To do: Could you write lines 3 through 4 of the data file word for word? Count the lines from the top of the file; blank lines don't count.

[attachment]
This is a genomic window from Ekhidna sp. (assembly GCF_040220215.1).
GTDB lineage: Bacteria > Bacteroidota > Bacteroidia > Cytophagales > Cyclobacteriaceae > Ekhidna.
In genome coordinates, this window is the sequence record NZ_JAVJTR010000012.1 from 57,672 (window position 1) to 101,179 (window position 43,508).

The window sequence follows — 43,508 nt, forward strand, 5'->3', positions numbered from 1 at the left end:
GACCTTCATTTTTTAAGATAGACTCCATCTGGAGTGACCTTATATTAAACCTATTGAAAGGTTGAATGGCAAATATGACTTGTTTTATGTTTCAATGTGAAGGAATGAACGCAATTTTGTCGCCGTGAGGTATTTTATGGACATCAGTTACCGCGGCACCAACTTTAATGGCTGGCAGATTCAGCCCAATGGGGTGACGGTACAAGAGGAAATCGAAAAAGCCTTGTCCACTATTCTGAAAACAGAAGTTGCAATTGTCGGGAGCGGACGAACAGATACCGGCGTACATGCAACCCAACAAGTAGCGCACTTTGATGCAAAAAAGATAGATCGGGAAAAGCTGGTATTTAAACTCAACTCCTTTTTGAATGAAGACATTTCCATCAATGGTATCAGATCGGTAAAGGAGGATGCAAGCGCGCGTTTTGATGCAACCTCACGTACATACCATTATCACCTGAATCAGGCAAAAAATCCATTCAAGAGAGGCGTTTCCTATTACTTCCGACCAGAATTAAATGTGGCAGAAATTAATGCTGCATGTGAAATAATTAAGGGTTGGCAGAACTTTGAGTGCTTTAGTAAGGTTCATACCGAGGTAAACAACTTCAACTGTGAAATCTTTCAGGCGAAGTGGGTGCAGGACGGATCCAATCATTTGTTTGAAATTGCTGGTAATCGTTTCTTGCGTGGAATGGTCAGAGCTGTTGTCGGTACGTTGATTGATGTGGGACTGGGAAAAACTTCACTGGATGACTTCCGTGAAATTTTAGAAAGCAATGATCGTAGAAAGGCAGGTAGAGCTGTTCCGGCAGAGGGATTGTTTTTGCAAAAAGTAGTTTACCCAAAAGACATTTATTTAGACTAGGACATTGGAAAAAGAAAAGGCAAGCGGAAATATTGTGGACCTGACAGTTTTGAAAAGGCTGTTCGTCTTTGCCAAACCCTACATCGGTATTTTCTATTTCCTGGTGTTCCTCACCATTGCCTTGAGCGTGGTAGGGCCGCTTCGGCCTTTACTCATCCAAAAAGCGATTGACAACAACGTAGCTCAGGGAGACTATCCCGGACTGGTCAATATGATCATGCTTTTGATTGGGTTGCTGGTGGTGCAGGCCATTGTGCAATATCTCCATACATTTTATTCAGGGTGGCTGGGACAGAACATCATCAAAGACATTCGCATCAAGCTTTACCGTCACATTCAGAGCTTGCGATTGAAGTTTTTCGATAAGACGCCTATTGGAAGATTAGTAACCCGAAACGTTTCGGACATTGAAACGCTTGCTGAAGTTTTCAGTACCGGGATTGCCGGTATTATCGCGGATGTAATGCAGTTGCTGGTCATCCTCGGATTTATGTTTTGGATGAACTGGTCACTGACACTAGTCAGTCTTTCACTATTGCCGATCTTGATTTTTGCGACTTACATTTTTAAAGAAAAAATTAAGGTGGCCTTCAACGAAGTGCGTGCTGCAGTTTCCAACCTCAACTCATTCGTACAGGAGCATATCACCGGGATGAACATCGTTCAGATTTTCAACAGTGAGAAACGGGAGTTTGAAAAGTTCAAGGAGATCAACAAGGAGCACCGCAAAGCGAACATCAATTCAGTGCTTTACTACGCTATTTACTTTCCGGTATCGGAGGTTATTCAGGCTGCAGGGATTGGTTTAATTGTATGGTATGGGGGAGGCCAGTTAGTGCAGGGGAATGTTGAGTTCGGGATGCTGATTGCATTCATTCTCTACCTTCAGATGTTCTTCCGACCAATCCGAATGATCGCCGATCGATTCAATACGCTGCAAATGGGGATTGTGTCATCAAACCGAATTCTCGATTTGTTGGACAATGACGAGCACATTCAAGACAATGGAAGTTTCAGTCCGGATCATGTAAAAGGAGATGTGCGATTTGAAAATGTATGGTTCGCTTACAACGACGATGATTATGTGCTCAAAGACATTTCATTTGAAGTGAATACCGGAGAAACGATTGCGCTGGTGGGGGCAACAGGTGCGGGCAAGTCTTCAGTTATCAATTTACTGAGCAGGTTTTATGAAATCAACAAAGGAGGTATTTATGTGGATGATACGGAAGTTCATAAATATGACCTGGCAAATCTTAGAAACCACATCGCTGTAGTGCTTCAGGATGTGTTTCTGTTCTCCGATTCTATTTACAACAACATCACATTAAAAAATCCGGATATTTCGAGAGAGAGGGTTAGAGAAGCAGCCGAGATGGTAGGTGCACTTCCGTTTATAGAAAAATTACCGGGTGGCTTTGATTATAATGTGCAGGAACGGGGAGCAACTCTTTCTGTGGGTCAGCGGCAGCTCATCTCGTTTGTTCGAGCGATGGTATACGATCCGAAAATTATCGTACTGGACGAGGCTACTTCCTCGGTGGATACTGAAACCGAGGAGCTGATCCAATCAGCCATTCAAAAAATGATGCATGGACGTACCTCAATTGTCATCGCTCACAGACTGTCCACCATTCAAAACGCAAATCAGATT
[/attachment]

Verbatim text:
In genome coordinates, this window is the sequence record NZ_JAVJTR010000012.1 from 57,672 (window position 1) to 101,179 (window position 43,508).

The window sequence follows — 43,508 nt, forward strand, 5'->3', positions numbered from 1 at the left end: